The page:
Millionaire maddened by mansions, walks into workhouses
Millionaire rejects richness, hungers for hopelessness
Millionaire goes from being apparently dashing to increasingly drab
Millionaire's fake happiness masked true hardship
Millionaire goes from living in mansions
to living in shacks and slums
Millionaire goes from living in ornate and luxurious mansions
to living in wretched and Spartan slums
Millionaire goes from living in magnificent and swanky mansions
to living in miserable and wretched slums
Millionaire goes from ostentatious to unpretentious
Millionaire's private pampering masked by outer poverty
Millionaire's artificial privilege masked genuine deprivation
Millionaire's public wealth masked pervasive poverty
Millionaire's false wealth masked genuine deprivation
“Story pitch” Summarization via Automated Headlines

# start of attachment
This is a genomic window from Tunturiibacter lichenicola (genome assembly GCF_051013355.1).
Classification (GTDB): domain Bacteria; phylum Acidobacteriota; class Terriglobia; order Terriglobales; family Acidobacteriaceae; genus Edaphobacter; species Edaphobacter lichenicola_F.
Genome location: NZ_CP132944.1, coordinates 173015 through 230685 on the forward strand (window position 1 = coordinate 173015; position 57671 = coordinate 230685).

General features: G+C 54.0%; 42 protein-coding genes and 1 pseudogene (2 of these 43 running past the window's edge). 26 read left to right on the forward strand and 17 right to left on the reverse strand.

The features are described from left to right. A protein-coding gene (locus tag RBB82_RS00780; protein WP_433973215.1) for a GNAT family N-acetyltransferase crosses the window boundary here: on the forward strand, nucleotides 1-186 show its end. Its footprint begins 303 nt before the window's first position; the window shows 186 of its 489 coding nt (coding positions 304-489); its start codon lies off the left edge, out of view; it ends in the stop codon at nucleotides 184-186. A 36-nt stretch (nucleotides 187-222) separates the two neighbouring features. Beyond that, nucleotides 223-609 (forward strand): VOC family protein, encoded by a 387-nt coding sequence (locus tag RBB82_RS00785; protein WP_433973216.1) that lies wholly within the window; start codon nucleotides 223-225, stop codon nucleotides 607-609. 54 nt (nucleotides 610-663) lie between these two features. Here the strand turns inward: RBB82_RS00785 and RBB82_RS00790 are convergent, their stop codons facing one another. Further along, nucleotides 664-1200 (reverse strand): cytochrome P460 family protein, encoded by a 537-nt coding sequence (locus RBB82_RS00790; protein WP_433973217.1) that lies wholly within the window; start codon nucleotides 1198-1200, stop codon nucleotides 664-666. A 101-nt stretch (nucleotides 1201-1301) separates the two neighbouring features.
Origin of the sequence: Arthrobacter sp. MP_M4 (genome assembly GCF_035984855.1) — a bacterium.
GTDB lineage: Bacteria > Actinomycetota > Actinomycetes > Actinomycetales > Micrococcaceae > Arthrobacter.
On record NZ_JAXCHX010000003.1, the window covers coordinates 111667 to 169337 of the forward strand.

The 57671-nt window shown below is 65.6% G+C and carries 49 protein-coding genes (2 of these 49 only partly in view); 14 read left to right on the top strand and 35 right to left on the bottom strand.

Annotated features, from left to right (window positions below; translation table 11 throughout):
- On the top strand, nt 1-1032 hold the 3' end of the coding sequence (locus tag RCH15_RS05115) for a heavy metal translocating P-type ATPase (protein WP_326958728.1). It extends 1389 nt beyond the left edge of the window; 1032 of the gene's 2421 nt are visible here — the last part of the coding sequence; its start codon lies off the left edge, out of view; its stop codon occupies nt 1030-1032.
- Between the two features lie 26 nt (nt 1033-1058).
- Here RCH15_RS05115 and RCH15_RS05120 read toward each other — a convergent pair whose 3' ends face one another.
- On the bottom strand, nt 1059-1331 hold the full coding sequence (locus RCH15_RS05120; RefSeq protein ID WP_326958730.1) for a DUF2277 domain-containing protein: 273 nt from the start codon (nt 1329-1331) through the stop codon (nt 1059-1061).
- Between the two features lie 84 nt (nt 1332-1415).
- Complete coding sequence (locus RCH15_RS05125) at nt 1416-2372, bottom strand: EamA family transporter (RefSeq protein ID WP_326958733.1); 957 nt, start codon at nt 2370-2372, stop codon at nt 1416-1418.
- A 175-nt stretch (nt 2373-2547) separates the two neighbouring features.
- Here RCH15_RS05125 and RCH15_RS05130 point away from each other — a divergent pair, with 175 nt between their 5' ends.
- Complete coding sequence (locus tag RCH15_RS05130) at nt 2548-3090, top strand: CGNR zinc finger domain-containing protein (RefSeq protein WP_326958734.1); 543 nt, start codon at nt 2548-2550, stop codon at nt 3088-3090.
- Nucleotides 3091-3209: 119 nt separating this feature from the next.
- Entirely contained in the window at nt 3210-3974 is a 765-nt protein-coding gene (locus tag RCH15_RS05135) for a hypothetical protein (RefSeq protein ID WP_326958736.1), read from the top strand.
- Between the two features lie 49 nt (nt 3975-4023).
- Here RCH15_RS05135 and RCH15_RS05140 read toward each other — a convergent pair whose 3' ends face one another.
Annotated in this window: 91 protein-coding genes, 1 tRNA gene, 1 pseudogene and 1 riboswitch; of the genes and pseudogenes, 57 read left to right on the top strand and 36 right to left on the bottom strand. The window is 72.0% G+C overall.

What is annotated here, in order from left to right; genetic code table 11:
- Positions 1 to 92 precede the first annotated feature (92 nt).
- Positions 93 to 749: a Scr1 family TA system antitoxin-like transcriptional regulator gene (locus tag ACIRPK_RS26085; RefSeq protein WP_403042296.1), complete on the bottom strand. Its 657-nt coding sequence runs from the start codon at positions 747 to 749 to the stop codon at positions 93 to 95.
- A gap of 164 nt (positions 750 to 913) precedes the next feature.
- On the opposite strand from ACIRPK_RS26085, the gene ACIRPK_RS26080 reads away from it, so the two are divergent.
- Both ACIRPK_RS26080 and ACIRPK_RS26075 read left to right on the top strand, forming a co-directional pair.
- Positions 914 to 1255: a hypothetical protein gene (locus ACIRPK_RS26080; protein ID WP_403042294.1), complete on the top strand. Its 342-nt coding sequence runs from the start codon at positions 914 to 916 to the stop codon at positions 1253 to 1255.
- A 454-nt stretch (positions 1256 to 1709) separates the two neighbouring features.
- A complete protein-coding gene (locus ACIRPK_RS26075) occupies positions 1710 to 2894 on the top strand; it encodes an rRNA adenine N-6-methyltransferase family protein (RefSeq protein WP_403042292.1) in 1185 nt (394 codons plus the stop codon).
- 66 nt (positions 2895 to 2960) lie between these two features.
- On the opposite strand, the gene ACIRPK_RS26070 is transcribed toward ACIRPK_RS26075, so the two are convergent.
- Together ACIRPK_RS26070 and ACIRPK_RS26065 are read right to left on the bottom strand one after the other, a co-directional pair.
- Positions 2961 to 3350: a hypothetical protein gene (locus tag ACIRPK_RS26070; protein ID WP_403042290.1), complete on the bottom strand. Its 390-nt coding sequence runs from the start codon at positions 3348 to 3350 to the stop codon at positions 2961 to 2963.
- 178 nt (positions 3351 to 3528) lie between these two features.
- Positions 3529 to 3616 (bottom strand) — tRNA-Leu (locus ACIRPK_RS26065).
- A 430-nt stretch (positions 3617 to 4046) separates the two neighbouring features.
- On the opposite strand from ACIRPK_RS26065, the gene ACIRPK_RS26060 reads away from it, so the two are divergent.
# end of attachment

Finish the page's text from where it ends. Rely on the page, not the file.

A twitterbot using the Metaphor Magnet Web-service to tweet a new hard- boiled metaphor every hour!
A chain of causal triples can yield an interesting scenario when it shows how a familiar concept has quite unexpected consequences.
Causal chaining allows @MetaphorMagnet to blend the norms of two concepts with differing affect profiles to achieve a surprising what-if whole. Consider Artists: (I used to be an artist!)
By chaining KB triples together, a machine can observe that artists typically cause a positive effect on the arts. Seeing that critics can have a negative effect on arts, and dictators have a negative effect on their critics …
… @MetaphorMagnet reasons that dictators can have the same positive effect on the arts as artists! This is sophistry as ‘critic’ is used in two differing senses, but in this what-if blend, Artists become like Dictators!
When two concepts cause the same effects (after a little sophistry), we can easily imagine a story in which one becomes the other, deliberately or unintentionally, with dramatic consequences.
the smell of narrative in
We are currently evaluating the packaging of ideas in @MetaphorMagnet using Crowd-sourcing (against a non- creative baseline @MetaphorMinute).